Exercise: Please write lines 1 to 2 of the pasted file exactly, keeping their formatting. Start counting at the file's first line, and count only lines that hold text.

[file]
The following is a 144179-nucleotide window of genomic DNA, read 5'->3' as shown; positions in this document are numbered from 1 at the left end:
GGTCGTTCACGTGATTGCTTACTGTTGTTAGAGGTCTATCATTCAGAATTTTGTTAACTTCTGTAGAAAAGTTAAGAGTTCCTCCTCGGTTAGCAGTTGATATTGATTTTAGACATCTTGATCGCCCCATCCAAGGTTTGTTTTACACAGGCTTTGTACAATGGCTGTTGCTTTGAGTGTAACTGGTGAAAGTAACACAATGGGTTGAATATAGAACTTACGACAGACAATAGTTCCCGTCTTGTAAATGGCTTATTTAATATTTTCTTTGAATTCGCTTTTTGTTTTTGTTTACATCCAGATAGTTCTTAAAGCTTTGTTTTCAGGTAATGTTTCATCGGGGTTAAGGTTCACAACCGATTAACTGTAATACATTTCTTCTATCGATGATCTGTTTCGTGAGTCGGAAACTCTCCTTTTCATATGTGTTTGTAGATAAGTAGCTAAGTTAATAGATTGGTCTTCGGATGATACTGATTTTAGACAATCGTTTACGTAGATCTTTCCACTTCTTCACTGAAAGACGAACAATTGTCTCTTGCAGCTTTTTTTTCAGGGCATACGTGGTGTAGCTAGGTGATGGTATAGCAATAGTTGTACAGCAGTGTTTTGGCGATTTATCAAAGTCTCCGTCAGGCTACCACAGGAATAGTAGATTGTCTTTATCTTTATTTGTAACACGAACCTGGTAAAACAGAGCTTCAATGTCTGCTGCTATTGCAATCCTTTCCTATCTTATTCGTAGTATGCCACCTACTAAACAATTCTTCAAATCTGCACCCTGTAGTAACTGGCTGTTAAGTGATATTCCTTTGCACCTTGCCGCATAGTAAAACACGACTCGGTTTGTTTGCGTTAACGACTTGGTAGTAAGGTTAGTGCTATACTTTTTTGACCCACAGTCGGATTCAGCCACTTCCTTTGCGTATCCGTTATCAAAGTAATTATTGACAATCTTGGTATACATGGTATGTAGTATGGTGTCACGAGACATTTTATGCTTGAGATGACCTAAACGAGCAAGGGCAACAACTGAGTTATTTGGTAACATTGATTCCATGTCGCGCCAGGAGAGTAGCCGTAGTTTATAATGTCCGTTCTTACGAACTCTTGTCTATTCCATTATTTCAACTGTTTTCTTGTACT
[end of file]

The following is a 144179-nucleotide window of genomic DNA, read 5'->3' as shown; positions in this document are numbered from 1 at the left end:
GGTCGTTCACGTGATTGCTTACTGTTGTTAGAGGTCTATCATTCAGAATTTTGTTAACTTCTGTAGAAAAGTTAAGAGTTCCTCCTCGGTTAGCAGTTGATATTGATTTTAGACATCTTGATCGCCCCATCCAAGGTTTGTTTTACACAGGCTTTGTACAATGGCTGTTGCTTTGAGTGTAACTGGTGAAAGTAACACAATGGGTTGAATATAGAACTTACGACAGACAATAGTTCCCGTCTTGTAAATGGCTTATTTAATATTTTCTTTGAATTCGCTTTTTGTTTTTGTTTACATCCAGATAGTTCTTAAAGCTTTGTTTTCAGGTAATGTTTCATCGGGGTTAAGGTTCACAACCGATTAACTGTAATACATTTCTTCTATCGATGATCTGTTTCGTGAGTCGGAAACTCTCCTTTTCATATGTGTTTGTAGATAAGTAGCTAAGTTAATAGATTGGTCTTCGGATGATACTGATTTTAGACAATCGTTTACGTAGATCTTTCCACTTCTTCACTGAAAGACGAACAATTGTCTCTTGCAGCTTTTTTTTCAGGGCATACGTGGTGTAGCTAGGTGATGGTATAGCAATAGTTGTACAGCAGTGTTTTGGCGATTTATCAAAGTCTCCGTCAGGCTACCACAGGAATAGTAGATTGTCTTTATCTTTATTTGTAACACGAACCTGGTAAAACAGAGCTTCAATGTCTGCTGCTATTGCAATCCTTTCCTATCTTATTCGTAGTATGCCACCTACTAAACAATTCTTCAAATCTGCACCCTGTAGTAACTGGCTGTTAAGTGATATTCCTTTGCACCTTGCCGCATAGTAAAACACGACTCGGTTTGTTTGCGTTAACGACTTGGTAGTAAGGTTAGTGCTATACTTTTTTGACCCACAGTCGGATTCAGCCACTTCCTTTGCGTATCCGTTATCAAAGTAATTATTGACAATCTTGGTATACATGGTATGTAGTATGGTGTCACGAGACATTTTATGCTTGAGATGACCTAAACGAGCAAGGGCAACAACTGAGTTATTTGGTAACATTGATTCCATGTCGCGCCAGGAGAGTAGCCGTAGTTTATAATGTCCGTTCTTACGAACTCTTGTCTATTCCATTATTTCAACTGTTTTCTTGTACT